Q4 profit drops 48%; proposed dividends total six cents per share
The property and retail group on Thursday posted a 48 per cent drop in group net profit for the fourth quarter ended June 30, 2014, to S$143.1 million from the same year-ago period.
Revenue for the three months fell 42 per cent to S$179.8 million.
Full-year net earnings too slid 52 per cent to S$254.4 million amid a 40 per cent slump in revenue to S$803.4 million. The group suffered a big slide in revenue from development projects due mainly to lower contribution from the Foresque Residences, Helios Residences and Belle Vue Residences in Singapore and Verticas Residences in Kuala Lumpur.
It has recommended a first and final dividend of three Singapore cents per share and a special dividend also of three cents for FY2014. In FY2013, the payouts were three cents and nine cents respectively.
Earnings per share (EPS) fell to 18.22 cents in Q4 FY2014 from 35.21 cents in Q4 FY2013. Full-year EPS slipped to 32.39 cents from 67.81 cents. Net asset value per share rose to S$3.78 as at end-June 2014 from S$3.62 at end-June 2013. The counter ended 0.5 cent higher at S$1.87 on Thursday. Wing Tai released its results after the stock market closed.
Wing Tai chairman Cheng Wai Keung noted that the Singapore residential market is trending downwards on the back of excess supply in the next two years and expectations of US interest rates rises. "I personally believe (prices in the) upgrader market will correct more than the high end. High end for the last five, six years, has been trending downwards in terms of selling prices (whereas) upgrader market continued to move up."
The group has two projects in Singapore's posh Ardmore Park area. It has sold three of the 43 units in one project while sales have yet to begin at the next door 156-unit project, a JV with City Developments. "We are holding our prices firmly," he said on the sidelines of the results briefing. "The good part for us this cycle is our gearing is (low, at) 0.16 time."
Mr Cheng contended that a developer chopping prices of high-end projects would destroy its brand. "It's almost like in retail. If (you are) LVMH and try to lower prices by 10 per cent, you'll destroy your brand. Similarly in the high-end residential market, you are selling a brand, an image - not a utility."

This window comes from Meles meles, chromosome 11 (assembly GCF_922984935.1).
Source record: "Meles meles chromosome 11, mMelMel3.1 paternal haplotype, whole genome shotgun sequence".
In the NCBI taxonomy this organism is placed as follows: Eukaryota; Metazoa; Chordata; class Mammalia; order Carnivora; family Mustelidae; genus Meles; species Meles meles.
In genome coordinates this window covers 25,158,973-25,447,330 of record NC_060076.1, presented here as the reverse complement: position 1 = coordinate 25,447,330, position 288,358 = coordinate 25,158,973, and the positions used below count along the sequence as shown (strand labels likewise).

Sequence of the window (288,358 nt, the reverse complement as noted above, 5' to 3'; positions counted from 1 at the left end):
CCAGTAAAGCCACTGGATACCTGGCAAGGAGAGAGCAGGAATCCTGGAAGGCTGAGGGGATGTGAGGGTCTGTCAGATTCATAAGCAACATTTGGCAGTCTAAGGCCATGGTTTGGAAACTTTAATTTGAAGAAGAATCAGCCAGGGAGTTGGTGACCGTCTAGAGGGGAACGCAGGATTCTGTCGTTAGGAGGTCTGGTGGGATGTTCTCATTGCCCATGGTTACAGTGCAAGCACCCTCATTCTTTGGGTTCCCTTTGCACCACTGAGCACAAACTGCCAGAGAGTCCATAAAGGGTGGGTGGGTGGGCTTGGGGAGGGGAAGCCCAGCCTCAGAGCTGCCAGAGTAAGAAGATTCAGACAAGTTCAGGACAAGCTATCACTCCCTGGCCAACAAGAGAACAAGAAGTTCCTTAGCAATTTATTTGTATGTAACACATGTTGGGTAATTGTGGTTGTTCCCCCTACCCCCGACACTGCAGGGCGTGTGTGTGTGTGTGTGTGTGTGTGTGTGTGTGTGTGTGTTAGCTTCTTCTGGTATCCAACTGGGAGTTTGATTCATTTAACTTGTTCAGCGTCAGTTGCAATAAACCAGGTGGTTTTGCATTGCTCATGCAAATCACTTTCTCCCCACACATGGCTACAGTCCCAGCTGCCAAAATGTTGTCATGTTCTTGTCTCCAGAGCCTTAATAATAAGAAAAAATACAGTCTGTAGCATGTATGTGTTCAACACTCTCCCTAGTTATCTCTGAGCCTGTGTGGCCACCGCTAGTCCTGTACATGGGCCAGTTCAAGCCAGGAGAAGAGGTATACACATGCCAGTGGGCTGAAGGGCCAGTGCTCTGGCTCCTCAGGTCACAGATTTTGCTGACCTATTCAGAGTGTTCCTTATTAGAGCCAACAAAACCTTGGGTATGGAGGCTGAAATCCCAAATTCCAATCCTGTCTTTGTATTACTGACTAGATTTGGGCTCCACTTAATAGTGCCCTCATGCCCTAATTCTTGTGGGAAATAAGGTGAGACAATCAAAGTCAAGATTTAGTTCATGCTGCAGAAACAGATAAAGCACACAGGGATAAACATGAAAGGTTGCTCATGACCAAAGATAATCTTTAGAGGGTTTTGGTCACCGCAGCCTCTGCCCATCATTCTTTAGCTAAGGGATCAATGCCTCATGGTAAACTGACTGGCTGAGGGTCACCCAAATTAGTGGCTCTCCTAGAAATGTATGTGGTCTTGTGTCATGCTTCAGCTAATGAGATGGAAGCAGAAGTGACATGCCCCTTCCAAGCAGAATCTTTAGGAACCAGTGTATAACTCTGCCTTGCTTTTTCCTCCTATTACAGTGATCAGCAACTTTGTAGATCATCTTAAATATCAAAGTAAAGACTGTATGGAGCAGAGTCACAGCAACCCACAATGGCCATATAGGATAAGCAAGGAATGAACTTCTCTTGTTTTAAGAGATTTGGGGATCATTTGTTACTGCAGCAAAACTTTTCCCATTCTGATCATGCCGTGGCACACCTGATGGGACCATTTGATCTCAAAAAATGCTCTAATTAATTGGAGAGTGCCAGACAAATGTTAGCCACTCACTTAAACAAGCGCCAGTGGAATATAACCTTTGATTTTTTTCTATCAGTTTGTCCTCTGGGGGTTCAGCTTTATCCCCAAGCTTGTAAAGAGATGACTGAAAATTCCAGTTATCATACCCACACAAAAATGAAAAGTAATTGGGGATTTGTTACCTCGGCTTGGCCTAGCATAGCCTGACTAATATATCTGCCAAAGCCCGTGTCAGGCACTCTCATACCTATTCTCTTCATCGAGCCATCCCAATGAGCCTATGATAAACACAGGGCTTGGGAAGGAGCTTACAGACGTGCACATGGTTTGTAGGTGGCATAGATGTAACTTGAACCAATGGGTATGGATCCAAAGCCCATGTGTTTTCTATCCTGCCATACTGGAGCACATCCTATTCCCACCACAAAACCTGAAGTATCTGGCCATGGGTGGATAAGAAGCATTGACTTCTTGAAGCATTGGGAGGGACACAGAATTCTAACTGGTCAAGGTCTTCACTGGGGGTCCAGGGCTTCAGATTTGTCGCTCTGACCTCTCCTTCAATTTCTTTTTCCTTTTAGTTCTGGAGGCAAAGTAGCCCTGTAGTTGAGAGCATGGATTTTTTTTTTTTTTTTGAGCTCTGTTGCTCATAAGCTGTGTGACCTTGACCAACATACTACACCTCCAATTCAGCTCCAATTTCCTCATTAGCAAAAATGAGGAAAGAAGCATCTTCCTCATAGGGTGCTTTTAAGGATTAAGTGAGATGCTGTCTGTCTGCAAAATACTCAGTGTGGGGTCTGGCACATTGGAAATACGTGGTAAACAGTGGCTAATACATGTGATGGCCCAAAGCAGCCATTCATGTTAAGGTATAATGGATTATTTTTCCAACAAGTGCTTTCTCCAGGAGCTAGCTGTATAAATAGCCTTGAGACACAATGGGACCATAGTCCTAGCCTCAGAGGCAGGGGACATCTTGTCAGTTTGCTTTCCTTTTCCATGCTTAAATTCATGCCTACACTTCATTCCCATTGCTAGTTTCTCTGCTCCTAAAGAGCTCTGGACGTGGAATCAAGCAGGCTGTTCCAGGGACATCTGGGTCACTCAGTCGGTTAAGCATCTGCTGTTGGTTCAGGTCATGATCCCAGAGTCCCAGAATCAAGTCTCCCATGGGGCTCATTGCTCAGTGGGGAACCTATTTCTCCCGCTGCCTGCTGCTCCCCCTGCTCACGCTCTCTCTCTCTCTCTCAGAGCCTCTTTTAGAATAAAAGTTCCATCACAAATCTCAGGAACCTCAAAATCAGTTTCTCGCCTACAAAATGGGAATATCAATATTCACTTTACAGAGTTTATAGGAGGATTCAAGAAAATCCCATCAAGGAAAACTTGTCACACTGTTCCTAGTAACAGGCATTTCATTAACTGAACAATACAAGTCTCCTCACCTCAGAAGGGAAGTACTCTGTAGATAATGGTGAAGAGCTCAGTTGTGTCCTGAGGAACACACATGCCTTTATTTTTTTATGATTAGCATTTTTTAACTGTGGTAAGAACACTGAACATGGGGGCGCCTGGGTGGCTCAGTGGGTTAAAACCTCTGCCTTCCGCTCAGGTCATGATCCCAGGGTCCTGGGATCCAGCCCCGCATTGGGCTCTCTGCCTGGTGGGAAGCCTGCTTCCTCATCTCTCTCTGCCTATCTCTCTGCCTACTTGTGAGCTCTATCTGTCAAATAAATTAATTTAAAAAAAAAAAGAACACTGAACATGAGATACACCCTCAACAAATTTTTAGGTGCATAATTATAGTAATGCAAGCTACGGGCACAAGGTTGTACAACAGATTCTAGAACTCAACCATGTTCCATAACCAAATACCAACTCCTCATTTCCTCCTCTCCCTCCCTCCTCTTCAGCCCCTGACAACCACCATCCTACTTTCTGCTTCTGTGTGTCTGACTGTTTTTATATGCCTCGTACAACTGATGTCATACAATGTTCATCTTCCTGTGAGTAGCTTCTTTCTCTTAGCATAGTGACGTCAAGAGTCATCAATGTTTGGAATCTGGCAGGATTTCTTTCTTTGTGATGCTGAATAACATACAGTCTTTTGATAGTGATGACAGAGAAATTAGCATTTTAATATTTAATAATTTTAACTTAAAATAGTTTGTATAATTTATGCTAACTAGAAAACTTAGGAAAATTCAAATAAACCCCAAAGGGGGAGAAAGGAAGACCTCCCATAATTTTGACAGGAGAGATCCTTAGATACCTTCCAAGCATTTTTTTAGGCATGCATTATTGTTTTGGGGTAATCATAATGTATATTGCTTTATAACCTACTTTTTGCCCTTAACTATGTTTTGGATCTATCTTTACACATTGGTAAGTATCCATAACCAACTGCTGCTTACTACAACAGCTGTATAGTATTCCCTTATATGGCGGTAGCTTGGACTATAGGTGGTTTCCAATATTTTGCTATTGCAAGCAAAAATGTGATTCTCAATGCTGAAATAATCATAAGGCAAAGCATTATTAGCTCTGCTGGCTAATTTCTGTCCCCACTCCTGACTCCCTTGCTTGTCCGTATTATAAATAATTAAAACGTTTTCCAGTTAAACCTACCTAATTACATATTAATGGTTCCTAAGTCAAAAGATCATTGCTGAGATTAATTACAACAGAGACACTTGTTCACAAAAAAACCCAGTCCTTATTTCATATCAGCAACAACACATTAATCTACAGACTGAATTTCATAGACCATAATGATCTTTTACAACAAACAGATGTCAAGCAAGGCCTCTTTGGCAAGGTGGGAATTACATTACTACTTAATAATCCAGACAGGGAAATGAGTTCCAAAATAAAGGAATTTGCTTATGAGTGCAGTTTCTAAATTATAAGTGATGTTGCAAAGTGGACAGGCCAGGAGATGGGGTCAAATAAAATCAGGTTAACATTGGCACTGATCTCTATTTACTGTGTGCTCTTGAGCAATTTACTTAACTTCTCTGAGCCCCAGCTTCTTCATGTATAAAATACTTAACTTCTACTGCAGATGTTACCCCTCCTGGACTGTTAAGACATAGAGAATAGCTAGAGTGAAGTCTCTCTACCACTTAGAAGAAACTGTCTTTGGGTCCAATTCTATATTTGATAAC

Giving his take on the Singapore retail industry, Mr Cheng said: "I have never seen so adverse trading conditions. Starting last year, it seems like an alignment not of stars but an alignment of adverse factors."
He highlighted the reduction in tourism arrivals, a tight labour market arising from tightening of foreign labour supply as part of the government's productivity drive, more brands entering the Singapore market, e-commerce, and rentals.
"(Retail) rentals - depends on which side you are on. My fellow developers say there is not much rent increase. My fellow retailers say it is killing them," he said, drawing laughter at the briefing. "But as a retailer...even if the rental did not increase, if your sales go down, your rental cost as a percentage of sales goes up and that squeezes margins."
On China, Mr Cheng said he is still optimistic. Taking a three-to-five year medium-term horizon, and given wealth creation especially in Tier 1 cities, he argued the fundamentals are still there, for the mid to high-end residential segments.
"Wing Tai still has appetite for at least one (more) project in a first-tier city like Guangzhou or Shanghai, or a super second-tier city (like Chengdu or Chongqing)."
Singapore property groups have posted a mixed bag of results for the quarter ended June 30. Among the property giants, CapitaLand managed a 14.5 per cent rise in Q2 FY2014 net earnings to S$438.7 million, thanks to stronger operating profits, higher revaluation gains from investment properties and a write-back of impairments. However, revenue slipped 13.2 per cent amid lower development sales in Singapore and China. The group's top management acknowledged residential headwinds in Singapore and China.
Rival Keppel Land, too, faced the same challenge yet achieved a 12.2 per cent gain in Q2 net earnings to S$107.2 million. This was due partly to its fund management business Alpha Investments.
City Developments Limited (CDL) suffered a 32.8 per cent drop in Q2 net earnings to S$137.9 million - due to the absence of significant divestment gains that had boosted the same year-ago bottomline. However, the group unveiled a new strategy of actively looking at new geographies - Japan and Australia - and developing fund management products.
Regina Lim, head of Singapore equity research and Asean at Standard Chartered, has neutral ratings on CDL, CapitaLand and KepLand. Although the counters are cheap, "share price outperformance is unlikely within the next 12 months unless there are policy changes or a return of private home sales volumes", she said.
That said, Ms Lim sees a sweet spot in the prime residential segment, amid recent news of bulk sales at Grange Infinite and The Vermont on Cairnhill around the S$2,100 psf level. "This is a positive signal that transactions are picking up and could put a floor on prime residential prices, which have underperformed the mass-market by 20 per cent in the last three years," she added.
Eli Lee, investment analyst at OCBC Investment Research, notes that developers that have been more focused on the local residential market seem to have common threads in their strategies: No 1, expedient diversification into overseas markets, and No 2, reallocating capital into investment properties generating recurring income. "We judge the second strategy to be a sound move, particularly if there is already significant expertise in managing commercial assets. The first strategy is potentially rewarding - though execution risks could exist in new markets," he added.
Source from Business Times